Consistent with positive psychology--the scientific study of strengths that enable individuals and institutions to thrive--gratitude is defined as a strength. Positive psychology, complementary to traditional psychology, is not the absence of pain and suffering. Likewise, practicing gratitude to help process the difficult experiences associated with COVID-19 is not to deny negative events ever happened.
An article in Mayo Clinic Proceedings recommends promoting physician well-being and self-care by including resilience training and positive psychology exercises. It also suggests the same strategies be used for nurses and other healthcare professionals. During the course of our work with healthcare executives and their teams, we have found positive psychology coaching and gratitude interventions and practices (exercises) lead to greater job satisfaction and statistically significant improvements in engagement and meaningfulness in their work.
An Urgency for Resilience
“Life doesn’t get easier or more forgiving; we get stronger and more resilient.”
~ Steve Maraboli
There is an urgency to build a reserve of resilience (a personal ability) to rebound and recover from the ongoing uncertainty, negativity, and grief associated with the pandemic. Resilience is generally defined as a commitment to finding purpose in negative events, the ability to adapt in the face of trauma and adversity, and to bounce back when inevitable setbacks occur. Just as being fearless is not the absence of fear, being resilient is not the absence of trauma and adversity. Rather, it’s the ability to work through them and ultimately achieve personal growth.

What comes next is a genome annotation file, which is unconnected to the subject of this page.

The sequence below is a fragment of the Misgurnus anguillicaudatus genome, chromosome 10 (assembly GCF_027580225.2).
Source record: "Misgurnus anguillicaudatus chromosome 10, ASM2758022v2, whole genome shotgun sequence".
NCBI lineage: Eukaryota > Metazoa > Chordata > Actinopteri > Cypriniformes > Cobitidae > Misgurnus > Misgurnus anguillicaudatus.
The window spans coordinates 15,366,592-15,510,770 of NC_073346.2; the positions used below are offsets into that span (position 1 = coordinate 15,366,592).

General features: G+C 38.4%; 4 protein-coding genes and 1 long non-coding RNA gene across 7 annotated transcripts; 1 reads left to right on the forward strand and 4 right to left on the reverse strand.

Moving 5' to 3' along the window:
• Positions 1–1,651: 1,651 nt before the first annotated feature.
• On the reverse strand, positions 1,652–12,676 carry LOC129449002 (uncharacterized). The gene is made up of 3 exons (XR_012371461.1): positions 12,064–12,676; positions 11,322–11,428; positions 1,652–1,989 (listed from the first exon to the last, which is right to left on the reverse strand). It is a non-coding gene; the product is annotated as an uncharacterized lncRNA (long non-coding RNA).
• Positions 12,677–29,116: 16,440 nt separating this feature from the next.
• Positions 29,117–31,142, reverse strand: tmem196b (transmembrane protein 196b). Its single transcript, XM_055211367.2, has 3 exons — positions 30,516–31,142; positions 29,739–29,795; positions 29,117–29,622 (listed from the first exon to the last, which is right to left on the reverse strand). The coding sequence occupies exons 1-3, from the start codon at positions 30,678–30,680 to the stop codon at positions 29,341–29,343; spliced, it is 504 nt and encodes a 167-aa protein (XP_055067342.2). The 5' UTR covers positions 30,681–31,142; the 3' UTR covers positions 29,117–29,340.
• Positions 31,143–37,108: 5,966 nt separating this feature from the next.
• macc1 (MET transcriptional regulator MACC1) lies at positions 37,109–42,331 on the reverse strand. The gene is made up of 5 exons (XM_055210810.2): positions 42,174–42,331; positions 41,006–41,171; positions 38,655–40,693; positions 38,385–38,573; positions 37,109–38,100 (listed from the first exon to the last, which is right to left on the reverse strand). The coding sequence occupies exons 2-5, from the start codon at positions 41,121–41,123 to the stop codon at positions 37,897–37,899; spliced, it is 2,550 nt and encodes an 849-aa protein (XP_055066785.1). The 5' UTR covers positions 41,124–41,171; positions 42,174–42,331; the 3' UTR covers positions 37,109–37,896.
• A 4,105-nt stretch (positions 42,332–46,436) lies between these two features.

Resiliency experts categorize resilience in four ways:
- Emotional resilience – the ability for an individual to manage stressors and emotions in a healthy, positive way;
- Psychological resilience – sometimes referred to as mental fortitude; the ability to cope and adapt to uncertainty, challenges, and adversity;
- Physical resilience – the body’s ability to adapt and recover from illness, accidents, or other physical demands;
- Community resilience – a community’s ability to recover from adverse situations, e.g., violence, natural disasters, pandemics, and other significant hardships.
One gratitude practice to support resilience in these categories is to “remember the bad.” It’s a way to reframe and contrast the negative experiences you are currently going through. During this time of crisis, you and those closest to you often have the most to gain by having a grateful perspective on life.